Disclaimer: unfortunately all I can offer here is speculation. I don’t have the empirical date to prove my argument, which I concede is a weakness in my position.

Now, to explore Laws proposals in a little more depth:

Public Expenditure

Laws boldly writes that “public spending choices should be assessed specifically against a government aim of reducing inequality”. This sounds very noble, but it doesn’t in the end amount to much. In fact, it is just the correlate of Laws’ desire to address (in)equality of  opportunity to acquire merit without raising taxation – something which I will focus on in due course.

Laws’ proposals around public expenditure do little to actually address how he will increase equality of opportunity to acquire merit. Rather, he simply suggests ways in which efficiency savings could be made by, for example, capping growths in NHS spending, or reducing expenditure on “hidden” unemployment in the form of incapacity benefits.

The problem is that not only does Laws decline to tell us how these efficiency savings would be focused towards reducing (in)equality of opportunity to acquire merit, it also seems fantastically unlikely that they would generate the kinds of sums required. Overhauling a failing schools system, or investing in the creation of worthwhile jobs for people at the bottom end of the scale which in turn foster aspiration and a desire to achieve, is incredibly expensive. Cutting “red tape” – even a lot of it – is unlikely to free up enough cash to achieve anything like the measures required. But more on that in a due course.

Welfare Reform

Laws’ proposals for welfare reform are difficult to reconcile with any genuine desire to address (in)equality of opportunity to acquire merit. They focus on getting people on incapacity benefit into work, better policing of the benefits system, and new expectation that lone parents will work. This kind of rhetoric is appealing to a right-wing electoral base: it shouts of getting tough on “scroungers”. But it’s hardly likely to achieve equality of opportunity to acquire merit. Pushing people off benefits generally means pushing them into menial, low-skilled jobs with little in the way of career prospects, coupled with poor pay. Perhaps it is better for economic productivity if people work rather than claim benefits (indeed that is almost certainly true). But it won’t address (in)equality of opportunity to acquire merit, or (in)equality per se for that matter. Children growing up in families and communities where people work in low-skilled, low-payed, low-aspiration jobs with no opportunity for improvement will be sent the message that such occupations are all that exist in life. Again, it is arguably (indeed, almost certainly) better for overall economic productivity if children grow up to work shelf-stacking in Tescos rather than claiming dole – but these sorts of proposals simply do not touch the question of improving people’s opportunities to acquire merit, and in turn the issue of addressing inequality.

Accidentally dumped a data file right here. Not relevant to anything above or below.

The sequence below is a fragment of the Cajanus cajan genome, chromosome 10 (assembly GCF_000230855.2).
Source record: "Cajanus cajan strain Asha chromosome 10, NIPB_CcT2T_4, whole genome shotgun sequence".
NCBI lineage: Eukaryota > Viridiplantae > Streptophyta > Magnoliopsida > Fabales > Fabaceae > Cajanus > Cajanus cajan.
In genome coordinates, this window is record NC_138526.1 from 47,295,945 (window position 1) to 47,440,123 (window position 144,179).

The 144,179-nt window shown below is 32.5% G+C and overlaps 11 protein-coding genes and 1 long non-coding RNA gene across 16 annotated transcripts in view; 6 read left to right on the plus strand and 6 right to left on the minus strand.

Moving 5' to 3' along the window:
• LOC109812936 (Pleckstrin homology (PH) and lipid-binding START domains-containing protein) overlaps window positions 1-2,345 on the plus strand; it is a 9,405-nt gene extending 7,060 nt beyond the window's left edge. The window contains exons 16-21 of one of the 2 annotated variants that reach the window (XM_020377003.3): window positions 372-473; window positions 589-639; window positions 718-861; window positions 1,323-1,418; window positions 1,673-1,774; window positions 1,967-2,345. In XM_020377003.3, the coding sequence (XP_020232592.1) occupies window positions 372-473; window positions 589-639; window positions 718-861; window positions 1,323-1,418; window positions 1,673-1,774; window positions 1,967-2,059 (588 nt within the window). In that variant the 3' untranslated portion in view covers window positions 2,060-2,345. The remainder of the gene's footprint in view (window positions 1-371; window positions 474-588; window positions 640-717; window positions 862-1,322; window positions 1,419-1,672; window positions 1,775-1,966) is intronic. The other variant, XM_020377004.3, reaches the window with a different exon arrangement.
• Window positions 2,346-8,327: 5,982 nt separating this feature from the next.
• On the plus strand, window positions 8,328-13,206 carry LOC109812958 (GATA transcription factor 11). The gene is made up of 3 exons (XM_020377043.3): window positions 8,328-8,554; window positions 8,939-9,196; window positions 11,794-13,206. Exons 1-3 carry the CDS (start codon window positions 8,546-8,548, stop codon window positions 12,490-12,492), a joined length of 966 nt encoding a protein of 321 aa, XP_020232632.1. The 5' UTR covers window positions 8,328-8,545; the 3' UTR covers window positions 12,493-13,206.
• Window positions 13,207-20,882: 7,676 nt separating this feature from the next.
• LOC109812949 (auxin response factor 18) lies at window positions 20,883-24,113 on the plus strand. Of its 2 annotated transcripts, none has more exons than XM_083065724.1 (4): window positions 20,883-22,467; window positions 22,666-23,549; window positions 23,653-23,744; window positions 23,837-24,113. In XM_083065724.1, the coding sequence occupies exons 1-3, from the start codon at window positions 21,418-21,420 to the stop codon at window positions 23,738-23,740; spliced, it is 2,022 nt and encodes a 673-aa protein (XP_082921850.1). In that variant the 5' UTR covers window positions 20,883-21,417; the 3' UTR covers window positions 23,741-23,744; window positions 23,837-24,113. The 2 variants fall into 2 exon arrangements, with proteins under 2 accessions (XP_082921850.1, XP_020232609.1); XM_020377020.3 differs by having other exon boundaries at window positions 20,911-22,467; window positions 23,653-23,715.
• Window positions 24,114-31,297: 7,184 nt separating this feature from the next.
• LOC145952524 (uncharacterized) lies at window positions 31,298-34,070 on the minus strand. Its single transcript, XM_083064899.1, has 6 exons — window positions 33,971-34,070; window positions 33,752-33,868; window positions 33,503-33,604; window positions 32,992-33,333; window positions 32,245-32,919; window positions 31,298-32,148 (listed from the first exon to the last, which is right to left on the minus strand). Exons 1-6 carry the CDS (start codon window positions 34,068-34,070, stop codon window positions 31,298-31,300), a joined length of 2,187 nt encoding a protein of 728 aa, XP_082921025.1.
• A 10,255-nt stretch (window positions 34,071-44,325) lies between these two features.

What may be going on here is that Laws is confusing equality of opportunity with equality per se. Indeed, Laws makes no attempt to clearly distinguish the two at any point in his essay, and the result is that sometimes his reasoning appears confused or his conclusions ambiguous between the two kinds of inequality

Pension Reform

Laws’ proposals here are most definitely focused on (in)equality per se rather than (in)equality of opportunity (to acquire merit). While what he has to say is on the surface welcome – namely, pensioners need to be better looked after by society – it is in fact difficult to reconcile with what he says about taxation. However I will address this in my second general criticism of Laws, below.

Education

Laws says some grand sounding things about education: it is “the engine that powers social mobility”, and “should be the route out of cycles of deprivation and inequality”. He also seems right when he says that “Good education depends on two principal factors: adequate resources and strong school leadership”.

There are four problems with Laws’ proposals, however. The first is that some of his proposals sound good on paper, but how he intends to fund them is an altogether more difficult question. Laws talks about targeting the 15% of most deprived children with “Pupil Premiums”, which will cost an estimated £2.5 billion. He then talks of a further £5billion dedicated to helping disadvantaged schools to provide one-on-one tuition, Saturday classes, smaller class sizes, etc. Again, on paper, these things sound good – but that is a lot of money (especially in a recession). Laws seems to think it can all be funded through efficiency savings, because he specifically doesn’t advocate tax rises. It is hard to believe this kind of money can be found simply through cutting red tape.